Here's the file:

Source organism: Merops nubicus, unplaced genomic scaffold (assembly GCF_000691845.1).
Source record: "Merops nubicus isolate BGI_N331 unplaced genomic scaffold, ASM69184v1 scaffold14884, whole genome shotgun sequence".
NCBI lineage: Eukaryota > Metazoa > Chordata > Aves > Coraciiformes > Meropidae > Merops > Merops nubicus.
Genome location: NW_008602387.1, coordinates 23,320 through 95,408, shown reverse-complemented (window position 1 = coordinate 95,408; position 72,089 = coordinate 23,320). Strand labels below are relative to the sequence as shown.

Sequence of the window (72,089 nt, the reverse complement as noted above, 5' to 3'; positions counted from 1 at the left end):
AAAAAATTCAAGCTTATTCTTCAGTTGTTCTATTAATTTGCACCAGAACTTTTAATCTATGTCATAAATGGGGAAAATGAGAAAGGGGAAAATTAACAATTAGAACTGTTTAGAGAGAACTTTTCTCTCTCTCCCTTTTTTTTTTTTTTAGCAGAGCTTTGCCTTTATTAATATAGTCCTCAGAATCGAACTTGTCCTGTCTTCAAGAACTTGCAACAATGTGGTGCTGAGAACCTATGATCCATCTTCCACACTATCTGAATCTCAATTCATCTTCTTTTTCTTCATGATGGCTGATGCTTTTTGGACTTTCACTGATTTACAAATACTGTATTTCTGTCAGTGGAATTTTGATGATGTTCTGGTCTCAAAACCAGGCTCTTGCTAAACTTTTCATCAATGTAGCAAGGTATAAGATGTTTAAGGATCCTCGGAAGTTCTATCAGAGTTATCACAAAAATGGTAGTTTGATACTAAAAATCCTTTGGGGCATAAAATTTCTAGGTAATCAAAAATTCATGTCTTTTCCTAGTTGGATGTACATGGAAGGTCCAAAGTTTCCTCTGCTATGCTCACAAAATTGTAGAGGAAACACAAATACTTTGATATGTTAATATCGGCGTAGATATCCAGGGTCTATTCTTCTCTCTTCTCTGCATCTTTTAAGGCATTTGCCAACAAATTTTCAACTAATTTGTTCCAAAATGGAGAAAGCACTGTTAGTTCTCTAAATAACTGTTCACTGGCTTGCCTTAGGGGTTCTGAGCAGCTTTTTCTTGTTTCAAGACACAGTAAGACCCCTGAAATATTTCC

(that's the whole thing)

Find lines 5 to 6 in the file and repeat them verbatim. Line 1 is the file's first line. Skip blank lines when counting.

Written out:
Sequence of the window (72,089 nt, the reverse complement as noted above, 5' to 3'; positions counted from 1 at the left end):
AAAAAATTCAAGCTTATTCTTCAGTTGTTCTATTAATTTGCACCAGAACTTTTAATCTATGTCATAAATGGGGAAAATGAGAAAGGGGAAAATTAACAATTAGAACTGTTTAGAGAGAACTTTTCTCTCTCTCCCTTTTTTTTTTTTTTAGCAGAGCTTTGCCTTTATTAATATAGTCCTCAGAATCGAACTTGTCCTGTCTTCAAGAACTTGCAACAATGTGGTGCTGAGAACCTATGATCCATCTTCCACACTATCTGAATCTCAATTCATCTTCTTTTTCTTCATGATGGCTGATGCTTTTTGGACTTTCACTGATTTACAAATACTGTATTTCTGTCAGTGGAATTTTGATGATGTTCTGGTCTCAAAACCAGGCTCTTGCTAAACTTTTCATCAATGTAGCAAGGTATAAGATGTTTAAGGATCCTCGGAAGTTCTATCAGAGTTATCACAAAAATGGTAGTTTGATACTAAAAATCCTTTGGGGCATAAAATTTCTAGGTAATCAAAAATTCATGTCTTTTCCTAGTTGGATGTACATGGAAGGTCCAAAGTTTCCTCTGCTATGCTCACAAAATTGTAGAGGAAACACAAATACTTTGATATGTTAATATCGGCGTAGATATCCAGGGTCTATTCTTCTCTCTTCTCTGCATCTTTTAAGGCATTTGCCAACAAATTTTCAACTAATTTGTTCCAAAATGGAGAAAGCACTGTTAGTTCTCTAAATAACTGTTCACTGGCTTGCCTTAGGGGTTCTGAGCAGCTTTTTCTTGTTTCAAGACACAGTAAGACCCCTGAAATATTTCC